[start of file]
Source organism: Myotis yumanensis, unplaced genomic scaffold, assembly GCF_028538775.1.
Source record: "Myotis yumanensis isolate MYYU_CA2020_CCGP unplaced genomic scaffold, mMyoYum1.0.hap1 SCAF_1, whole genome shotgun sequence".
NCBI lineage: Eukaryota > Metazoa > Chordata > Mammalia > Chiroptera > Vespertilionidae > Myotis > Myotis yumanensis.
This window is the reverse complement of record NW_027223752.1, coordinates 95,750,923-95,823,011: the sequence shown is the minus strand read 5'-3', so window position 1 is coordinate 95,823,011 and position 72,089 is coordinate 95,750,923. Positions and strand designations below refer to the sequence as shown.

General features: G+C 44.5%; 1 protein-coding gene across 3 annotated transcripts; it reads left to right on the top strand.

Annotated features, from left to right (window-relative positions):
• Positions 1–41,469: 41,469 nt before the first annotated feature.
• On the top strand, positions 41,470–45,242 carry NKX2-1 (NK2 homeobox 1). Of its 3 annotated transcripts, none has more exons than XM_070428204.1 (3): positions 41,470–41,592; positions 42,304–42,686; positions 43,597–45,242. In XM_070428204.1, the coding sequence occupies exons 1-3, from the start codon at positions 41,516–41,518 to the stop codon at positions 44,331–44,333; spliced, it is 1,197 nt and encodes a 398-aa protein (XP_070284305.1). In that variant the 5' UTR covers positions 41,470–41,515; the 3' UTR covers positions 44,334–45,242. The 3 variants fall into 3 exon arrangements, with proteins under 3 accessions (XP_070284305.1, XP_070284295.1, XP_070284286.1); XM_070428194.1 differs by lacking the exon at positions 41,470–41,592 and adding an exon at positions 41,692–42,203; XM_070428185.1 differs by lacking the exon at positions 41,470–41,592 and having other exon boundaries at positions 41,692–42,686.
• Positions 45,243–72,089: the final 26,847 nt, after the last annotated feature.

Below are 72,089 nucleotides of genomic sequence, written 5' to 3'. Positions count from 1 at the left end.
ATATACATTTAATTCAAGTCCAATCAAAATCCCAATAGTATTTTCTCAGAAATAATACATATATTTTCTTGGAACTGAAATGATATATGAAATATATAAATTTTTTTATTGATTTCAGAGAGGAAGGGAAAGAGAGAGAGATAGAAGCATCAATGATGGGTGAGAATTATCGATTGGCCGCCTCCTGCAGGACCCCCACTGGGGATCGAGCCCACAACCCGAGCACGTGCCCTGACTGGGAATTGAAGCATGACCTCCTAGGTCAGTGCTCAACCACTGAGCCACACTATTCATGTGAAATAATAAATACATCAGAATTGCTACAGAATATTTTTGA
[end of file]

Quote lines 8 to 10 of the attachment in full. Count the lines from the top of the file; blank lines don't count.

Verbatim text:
• On the top strand, positions 41,470–45,242 carry NKX2-1 (NK2 homeobox 1). Of its 3 annotated transcripts, none has more exons than XM_070428204.1 (3): positions 41,470–41,592; positions 42,304–42,686; positions 43,597–45,242. In XM_070428204.1, the coding sequence occupies exons 1-3, from the start codon at positions 41,516–41,518 to the stop codon at positions 44,331–44,333; spliced, it is 1,197 nt and encodes a 398-aa protein (XP_070284305.1). In that variant the 5' UTR covers positions 41,470–41,515; the 3' UTR covers positions 44,334–45,242. The 3 variants fall into 3 exon arrangements, with proteins under 3 accessions (XP_070284305.1, XP_070284295.1, XP_070284286.1); XM_070428194.1 differs by lacking the exon at positions 41,470–41,592 and adding an exon at positions 41,692–42,203; XM_070428185.1 differs by lacking the exon at positions 41,470–41,592 and having other exon boundaries at positions 41,692–42,686.
• Positions 45,243–72,089: the final 26,847 nt, after the last annotated feature.

Below are 72,089 nucleotides of genomic sequence, written 5' to 3'. Positions count from 1 at the left end.